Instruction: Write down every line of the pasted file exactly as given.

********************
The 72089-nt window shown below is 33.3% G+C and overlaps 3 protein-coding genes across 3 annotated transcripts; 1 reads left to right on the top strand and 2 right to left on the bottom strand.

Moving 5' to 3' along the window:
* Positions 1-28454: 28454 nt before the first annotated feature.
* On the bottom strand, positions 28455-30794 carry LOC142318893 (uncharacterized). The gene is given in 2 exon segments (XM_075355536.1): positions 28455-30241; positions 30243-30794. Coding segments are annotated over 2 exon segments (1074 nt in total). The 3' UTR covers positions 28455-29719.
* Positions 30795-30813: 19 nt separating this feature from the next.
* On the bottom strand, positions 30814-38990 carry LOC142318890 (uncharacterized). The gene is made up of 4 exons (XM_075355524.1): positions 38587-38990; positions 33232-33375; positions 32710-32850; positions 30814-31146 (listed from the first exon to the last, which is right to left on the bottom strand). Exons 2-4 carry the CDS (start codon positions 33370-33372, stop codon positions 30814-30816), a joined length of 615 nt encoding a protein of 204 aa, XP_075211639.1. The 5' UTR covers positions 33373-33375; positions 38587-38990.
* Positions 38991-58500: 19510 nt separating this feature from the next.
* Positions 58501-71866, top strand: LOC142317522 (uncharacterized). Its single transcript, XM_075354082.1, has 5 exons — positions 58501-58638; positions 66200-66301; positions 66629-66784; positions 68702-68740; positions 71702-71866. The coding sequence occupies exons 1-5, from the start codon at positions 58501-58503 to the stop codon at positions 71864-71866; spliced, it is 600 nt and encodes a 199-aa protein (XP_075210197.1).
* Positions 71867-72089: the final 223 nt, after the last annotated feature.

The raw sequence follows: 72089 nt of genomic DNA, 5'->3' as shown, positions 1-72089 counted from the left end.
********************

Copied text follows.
The 72089-nt window shown below is 33.3% G+C and overlaps 3 protein-coding genes across 3 annotated transcripts; 1 reads left to right on the top strand and 2 right to left on the bottom strand.

Moving 5' to 3' along the window:
* Positions 1-28454: 28454 nt before the first annotated feature.
* On the bottom strand, positions 28455-30794 carry LOC142318893 (uncharacterized). The gene is given in 2 exon segments (XM_075355536.1): positions 28455-30241; positions 30243-30794. Coding segments are annotated over 2 exon segments (1074 nt in total). The 3' UTR covers positions 28455-29719.
* Positions 30795-30813: 19 nt separating this feature from the next.
* On the bottom strand, positions 30814-38990 carry LOC142318890 (uncharacterized). The gene is made up of 4 exons (XM_075355524.1): positions 38587-38990; positions 33232-33375; positions 32710-32850; positions 30814-31146 (listed from the first exon to the last, which is right to left on the bottom strand). Exons 2-4 carry the CDS (start codon positions 33370-33372, stop codon positions 30814-30816), a joined length of 615 nt encoding a protein of 204 aa, XP_075211639.1. The 5' UTR covers positions 33373-33375; positions 38587-38990.
* Positions 38991-58500: 19510 nt separating this feature from the next.
* Positions 58501-71866, top strand: LOC142317522 (uncharacterized). Its single transcript, XM_075354082.1, has 5 exons — positions 58501-58638; positions 66200-66301; positions 66629-66784; positions 68702-68740; positions 71702-71866. The coding sequence occupies exons 1-5, from the start codon at positions 58501-58503 to the stop codon at positions 71864-71866; spliced, it is 600 nt and encodes a 199-aa protein (XP_075210197.1).
* Positions 71867-72089: the final 223 nt, after the last annotated feature.

The raw sequence follows: 72089 nt of genomic DNA, 5'->3' as shown, positions 1-72089 counted from the left end.